TV blog: Sometimes crew has to clean up Pat Perez’s mess

KUALA LUMPUR, MALAYSIA - OCTOBER 15: Pat Perez of the United States celebrates with his caddie on the 18th hole after the final round of the 2017 CIMB Classic at TPC Kuala Lumpur on October 15, 2017 in Kuala Lumpur, Malaysia. (Photo by Stanley Chou/Getty Images) Stanley Chou/Getty Images

TV blog: Sometimes crew has to clean up Pat Perez’s mess

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TV blog: Sometimes crew has to clean up Pat Perez’s mess

Regular readers know I have something of a fetish when it comes to capturing on-course audio during golf tournaments. It’s a relatively simple, inexpensive way for networks to create a better experience for viewers.

There is one downside to this audio, and it can be summarized in two words: Pat Perez. Even while cruising to a four-shot victory, Perez kept Golf Channel’s announcers on their toes.

“Pat should have to, but as is customary, we’ll apologize for the language right there,” anchor Rich Lerner said after Perez punctuated a poor bunker shot with an f-bomb on No. 6 Sunday.

Perez went to his favorite expletive again on No. 11 when a poorly struck tee shot barely cleared the water. “As Rich said, maybe we shouldn’t have to, but we will apologize for Pat Perez and his comments he made there,” said tower announcer Phil Blackmar.

After Perez missed a birdie putt on 15, Lerner said, “He might have as many expletives as birdies by the end of the day.”

“That would be a lot,” quipped analyst Frank Nobilo.

On 18, when Perez and playing partner Xander Schauffele were having an animated discussion on the fairway, the announcers talked over them, as if they were concerned about what Perez might say. In that instance, the announcers probably made the right choice.

Those episodes don’t change my views on the importance of on-course audio, but I do wish Perez wouldn’t leave it to the announcers to clean up his mess.

Fox entry spurs competition

The European Tour just completed the Italian Open, the fifth of eight tournaments in its Rolex Series. It was striking how different – in a good way – the production was from what we used to see.

We saw extensive use of tracers from tees and fairways. (It was amusing to hear Tony Johnstone fretting “Oh dear, oh dear, oh dear” when the tracers showed approaches drifting well right of the greens.) We saw tracers overlaid on hole graphics during some tee shots. We saw an Aimpoint-style putting line. (When Francesco Molinari started his putt on No. 8 well outside the putting line, we knew immediately that he wouldn’t have a simple tap-in for par.) And we saw graphic signposts showing yardages to hazards and pins.

There’s only one reason we’re seeing these upgrades to golf coverage: new competition. Allow me to quote myself from Aug. 9, 2013, the day after the USGA announced it was shifting its TV contract to Fox Sports after two decades with NBC:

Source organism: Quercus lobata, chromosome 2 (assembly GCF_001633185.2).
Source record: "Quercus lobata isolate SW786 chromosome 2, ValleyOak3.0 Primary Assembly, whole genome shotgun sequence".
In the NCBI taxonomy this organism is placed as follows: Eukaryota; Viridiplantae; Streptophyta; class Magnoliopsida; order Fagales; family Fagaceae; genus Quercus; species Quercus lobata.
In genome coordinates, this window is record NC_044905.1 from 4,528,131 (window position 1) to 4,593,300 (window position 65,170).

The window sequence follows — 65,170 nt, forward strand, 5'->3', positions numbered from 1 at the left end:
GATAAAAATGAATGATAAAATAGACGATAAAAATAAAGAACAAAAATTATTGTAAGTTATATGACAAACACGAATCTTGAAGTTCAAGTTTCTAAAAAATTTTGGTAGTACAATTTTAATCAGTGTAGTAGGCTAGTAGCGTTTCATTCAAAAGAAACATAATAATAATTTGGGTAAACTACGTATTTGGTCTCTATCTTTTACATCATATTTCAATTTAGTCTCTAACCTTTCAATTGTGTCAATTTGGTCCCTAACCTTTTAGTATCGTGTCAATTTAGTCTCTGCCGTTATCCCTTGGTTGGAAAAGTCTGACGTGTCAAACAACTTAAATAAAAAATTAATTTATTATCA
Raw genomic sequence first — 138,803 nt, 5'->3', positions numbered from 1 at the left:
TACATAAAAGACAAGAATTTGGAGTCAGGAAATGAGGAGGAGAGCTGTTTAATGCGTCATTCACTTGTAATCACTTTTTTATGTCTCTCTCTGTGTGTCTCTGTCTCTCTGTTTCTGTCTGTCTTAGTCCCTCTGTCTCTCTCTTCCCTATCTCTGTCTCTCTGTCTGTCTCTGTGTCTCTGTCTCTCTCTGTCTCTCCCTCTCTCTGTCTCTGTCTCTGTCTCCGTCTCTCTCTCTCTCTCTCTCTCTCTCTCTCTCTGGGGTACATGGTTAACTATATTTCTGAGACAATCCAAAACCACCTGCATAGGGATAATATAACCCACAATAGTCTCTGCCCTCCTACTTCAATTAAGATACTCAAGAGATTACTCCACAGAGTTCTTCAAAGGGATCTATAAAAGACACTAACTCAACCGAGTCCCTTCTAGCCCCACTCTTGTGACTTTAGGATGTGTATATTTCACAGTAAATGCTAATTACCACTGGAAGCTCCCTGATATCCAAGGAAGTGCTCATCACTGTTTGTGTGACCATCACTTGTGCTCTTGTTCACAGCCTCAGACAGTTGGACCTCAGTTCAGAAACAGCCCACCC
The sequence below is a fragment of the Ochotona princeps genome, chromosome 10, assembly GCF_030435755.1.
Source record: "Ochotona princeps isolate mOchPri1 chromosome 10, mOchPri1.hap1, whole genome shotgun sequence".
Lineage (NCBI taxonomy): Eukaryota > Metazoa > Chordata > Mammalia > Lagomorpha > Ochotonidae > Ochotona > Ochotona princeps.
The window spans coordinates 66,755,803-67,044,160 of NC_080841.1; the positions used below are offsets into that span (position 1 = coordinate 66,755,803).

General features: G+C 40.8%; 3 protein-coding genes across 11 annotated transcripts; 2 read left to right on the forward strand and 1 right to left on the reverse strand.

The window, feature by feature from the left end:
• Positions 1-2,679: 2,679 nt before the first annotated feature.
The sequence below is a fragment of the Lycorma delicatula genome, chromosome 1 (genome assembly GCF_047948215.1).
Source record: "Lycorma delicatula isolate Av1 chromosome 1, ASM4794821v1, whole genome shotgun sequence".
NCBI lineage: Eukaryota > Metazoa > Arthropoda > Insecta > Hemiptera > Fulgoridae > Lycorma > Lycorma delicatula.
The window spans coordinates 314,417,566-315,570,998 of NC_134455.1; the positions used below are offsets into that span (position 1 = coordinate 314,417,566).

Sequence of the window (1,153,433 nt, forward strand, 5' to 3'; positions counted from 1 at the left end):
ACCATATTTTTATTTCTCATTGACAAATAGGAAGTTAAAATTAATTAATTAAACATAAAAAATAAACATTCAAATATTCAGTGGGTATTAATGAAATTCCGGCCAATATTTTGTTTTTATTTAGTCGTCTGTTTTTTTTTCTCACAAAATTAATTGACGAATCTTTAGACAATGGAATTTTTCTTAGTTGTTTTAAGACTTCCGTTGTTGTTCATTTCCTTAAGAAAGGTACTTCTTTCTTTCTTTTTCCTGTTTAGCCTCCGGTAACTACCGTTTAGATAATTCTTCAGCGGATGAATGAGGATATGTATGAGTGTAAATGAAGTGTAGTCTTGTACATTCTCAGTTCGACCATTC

Televised golf is, on the whole, a dismal, stale medium desperately in need of fresh blood and new ideas. Will Fox deliver that? Who knows, but it’s worth a shot. At the very least, the new competition might force other golf broadcasters to elevate their games. …

Here’s the bottom line: I haven’t the slightest clue whether Fox Sports will be good for golf or our national championships. But I’m not going to belittle Fox just because it’s new to professional golf. Many view that as a liability; I think it’s an asset because it might promote a fresh approach.

I often get emails from readers sharing their frustrations with TV coverage.

“Tell the networks to use more tracers. Tell them to stop talking so we can hear what the players and caddies are saying. Tell Gary McCord that his jokes haven’t been funny for 20 years.”

I tell all of those readers the same thing: None of the people who televise golf care what I write. I could use this space to channel readers’ frustrations from now to eternity, and the people who produce golf would yawn and keep doing what they do.

What will get their attention is new competition.

To his credit, CBS Sports chairman Sean McManus acknowledged this following the 2015 PGA Championship, where his network touted the introduction of some new technology.

“I think that (Fox’s entry) made all of us sit up and say, ‘What can we do better than has been done before?’” McManus said. “I think it’s great that they came in. I think it’s great that they pushed us. I applaud them for some of their innovations.”

That’s the proper attitude. Hopefully the networks will embrace the competition and continue to push one another.

(Note: This story appears in the Oct. 16, 2017 issue of Golfweek.)

 

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